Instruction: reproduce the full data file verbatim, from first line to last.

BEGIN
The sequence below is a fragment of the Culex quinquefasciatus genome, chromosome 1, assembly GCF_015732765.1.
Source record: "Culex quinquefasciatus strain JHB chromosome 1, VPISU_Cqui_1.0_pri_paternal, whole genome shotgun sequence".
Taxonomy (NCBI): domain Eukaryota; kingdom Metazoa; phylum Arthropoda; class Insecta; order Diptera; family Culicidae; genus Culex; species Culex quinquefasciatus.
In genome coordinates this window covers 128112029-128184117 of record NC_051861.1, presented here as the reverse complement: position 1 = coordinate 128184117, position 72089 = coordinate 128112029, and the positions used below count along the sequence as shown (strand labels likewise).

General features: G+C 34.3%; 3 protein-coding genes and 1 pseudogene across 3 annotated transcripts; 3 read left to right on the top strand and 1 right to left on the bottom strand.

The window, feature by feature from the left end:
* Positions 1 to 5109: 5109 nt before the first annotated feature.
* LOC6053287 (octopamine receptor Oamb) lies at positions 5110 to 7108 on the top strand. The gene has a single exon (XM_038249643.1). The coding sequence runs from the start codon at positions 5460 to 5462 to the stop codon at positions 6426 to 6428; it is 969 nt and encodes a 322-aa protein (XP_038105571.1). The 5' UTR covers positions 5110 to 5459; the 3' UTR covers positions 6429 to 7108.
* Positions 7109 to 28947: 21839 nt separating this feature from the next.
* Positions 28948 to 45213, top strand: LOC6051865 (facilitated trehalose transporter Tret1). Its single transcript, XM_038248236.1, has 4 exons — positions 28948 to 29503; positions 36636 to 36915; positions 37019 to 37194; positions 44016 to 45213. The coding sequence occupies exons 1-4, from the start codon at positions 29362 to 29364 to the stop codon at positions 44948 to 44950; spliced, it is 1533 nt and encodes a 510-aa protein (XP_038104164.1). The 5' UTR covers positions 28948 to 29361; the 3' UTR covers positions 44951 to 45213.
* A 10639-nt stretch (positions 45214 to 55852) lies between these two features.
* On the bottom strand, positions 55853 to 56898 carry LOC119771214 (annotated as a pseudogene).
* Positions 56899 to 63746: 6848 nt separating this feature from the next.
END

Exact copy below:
The sequence below is a fragment of the Culex quinquefasciatus genome, chromosome 1, assembly GCF_015732765.1.
Source record: "Culex quinquefasciatus strain JHB chromosome 1, VPISU_Cqui_1.0_pri_paternal, whole genome shotgun sequence".
Taxonomy (NCBI): domain Eukaryota; kingdom Metazoa; phylum Arthropoda; class Insecta; order Diptera; family Culicidae; genus Culex; species Culex quinquefasciatus.
In genome coordinates this window covers 128112029-128184117 of record NC_051861.1, presented here as the reverse complement: position 1 = coordinate 128184117, position 72089 = coordinate 128112029, and the positions used below count along the sequence as shown (strand labels likewise).

General features: G+C 34.3%; 3 protein-coding genes and 1 pseudogene across 3 annotated transcripts; 3 read left to right on the top strand and 1 right to left on the bottom strand.

The window, feature by feature from the left end:
* Positions 1 to 5109: 5109 nt before the first annotated feature.
* LOC6053287 (octopamine receptor Oamb) lies at positions 5110 to 7108 on the top strand. The gene has a single exon (XM_038249643.1). The coding sequence runs from the start codon at positions 5460 to 5462 to the stop codon at positions 6426 to 6428; it is 969 nt and encodes a 322-aa protein (XP_038105571.1). The 5' UTR covers positions 5110 to 5459; the 3' UTR covers positions 6429 to 7108.
* Positions 7109 to 28947: 21839 nt separating this feature from the next.
* Positions 28948 to 45213, top strand: LOC6051865 (facilitated trehalose transporter Tret1). Its single transcript, XM_038248236.1, has 4 exons — positions 28948 to 29503; positions 36636 to 36915; positions 37019 to 37194; positions 44016 to 45213. The coding sequence occupies exons 1-4, from the start codon at positions 29362 to 29364 to the stop codon at positions 44948 to 44950; spliced, it is 1533 nt and encodes a 510-aa protein (XP_038104164.1). The 5' UTR covers positions 28948 to 29361; the 3' UTR covers positions 44951 to 45213.
* A 10639-nt stretch (positions 45214 to 55852) lies between these two features.
* On the bottom strand, positions 55853 to 56898 carry LOC119771214 (annotated as a pseudogene).
* Positions 56899 to 63746: 6848 nt separating this feature from the next.